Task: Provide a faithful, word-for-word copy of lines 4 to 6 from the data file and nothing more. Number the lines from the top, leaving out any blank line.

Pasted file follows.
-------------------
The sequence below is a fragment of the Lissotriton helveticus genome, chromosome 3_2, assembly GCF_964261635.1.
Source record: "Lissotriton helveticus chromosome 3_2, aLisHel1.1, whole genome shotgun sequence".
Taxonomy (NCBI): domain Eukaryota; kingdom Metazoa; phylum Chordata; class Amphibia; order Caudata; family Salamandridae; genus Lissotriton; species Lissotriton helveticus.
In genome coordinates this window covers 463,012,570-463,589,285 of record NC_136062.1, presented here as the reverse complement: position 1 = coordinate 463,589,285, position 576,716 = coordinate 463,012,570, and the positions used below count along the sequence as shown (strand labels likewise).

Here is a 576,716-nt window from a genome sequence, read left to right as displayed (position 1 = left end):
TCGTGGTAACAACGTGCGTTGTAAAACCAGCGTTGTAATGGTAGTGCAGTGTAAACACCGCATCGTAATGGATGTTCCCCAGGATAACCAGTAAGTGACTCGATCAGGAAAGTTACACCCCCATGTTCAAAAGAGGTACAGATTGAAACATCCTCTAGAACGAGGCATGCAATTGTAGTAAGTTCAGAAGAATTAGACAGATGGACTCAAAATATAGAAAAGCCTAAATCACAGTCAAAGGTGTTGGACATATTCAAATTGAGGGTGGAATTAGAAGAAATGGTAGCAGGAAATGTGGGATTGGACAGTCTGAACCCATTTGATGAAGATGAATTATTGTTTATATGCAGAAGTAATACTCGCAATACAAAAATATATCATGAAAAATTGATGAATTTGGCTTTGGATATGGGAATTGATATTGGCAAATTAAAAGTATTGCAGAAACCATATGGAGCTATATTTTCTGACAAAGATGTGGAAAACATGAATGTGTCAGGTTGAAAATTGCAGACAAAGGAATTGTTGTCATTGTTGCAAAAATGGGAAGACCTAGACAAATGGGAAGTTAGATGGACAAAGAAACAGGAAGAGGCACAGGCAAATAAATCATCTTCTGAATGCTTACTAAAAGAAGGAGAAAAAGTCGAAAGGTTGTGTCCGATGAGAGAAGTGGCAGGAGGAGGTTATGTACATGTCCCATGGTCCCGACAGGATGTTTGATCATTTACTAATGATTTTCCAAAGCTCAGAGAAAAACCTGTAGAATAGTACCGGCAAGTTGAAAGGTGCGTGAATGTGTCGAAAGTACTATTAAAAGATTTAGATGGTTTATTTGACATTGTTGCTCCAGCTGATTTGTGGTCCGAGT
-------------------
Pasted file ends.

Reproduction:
In genome coordinates this window covers 463,012,570-463,589,285 of record NC_136062.1, presented here as the reverse complement: position 1 = coordinate 463,589,285, position 576,716 = coordinate 463,012,570, and the positions used below count along the sequence as shown (strand labels likewise).

Here is a 576,716-nt window from a genome sequence, read left to right as displayed (position 1 = left end):
TCGTGGTAACAACGTGCGTTGTAAAACCAGCGTTGTAATGGTAGTGCAGTGTAAACACCGCATCGTAATGGATGTTCCCCAGGATAACCAGTAAGTGACTCGATCAGGAAAGTTACACCCCCATGTTCAAAAGAGGTACAGATTGAAACATCCTCTAGAACGAGGCATGCAATTGTAGTAAGTTCAGAAGAATTAGACAGATGGACTCAAAATATAGAAAAGCCTAAATCACAGTCAAAGGTGTTGGACATATTCAAATTGAGGGTGGAATTAGAAGAAATGGTAGCAGGAAATGTGGGATTGGACAGTCTGAACCCATTTGATGAAGATGAATTATTGTTTATATGCAGAAGTAATACTCGCAATACAAAAATATATCATGAAAAATTGATGAATTTGGCTTTGGATATGGGAATTGATATTGGCAAATTAAAAGTATTGCAGAAACCATATGGAGCTATATTTTCTGACAAAGATGTGGAAAACATGAATGTGTCAGGTTGAAAATTGCAGACAAAGGAATTGTTGTCATTGTTGCAAAAATGGGAAGACCTAGACAAATGGGAAGTTAGATGGACAAAGAAACAGGAAGAGGCACAGGCAAATAAATCATCTTCTGAATGCTTACTAAAAGAAGGAGAAAAAGTCGAAAGGTTGTGTCCGATGAGAGAAGTGGCAGGAGGAGGTTATGTACATGTCCCATGGTCCCGACAGGATGTTTGATCATTTACTAATGATTTTCCAAAGCTCAGAGAAAAACCTGTAGAATAGTACCGGCAAGTTGAAAGGTGCGTGAATGTGTCGAAAGTACTATTAAAAGATTTAGATGGTTTATTTGACATTGTTGCTCCAGCTGATTTGTGGTCCGAGT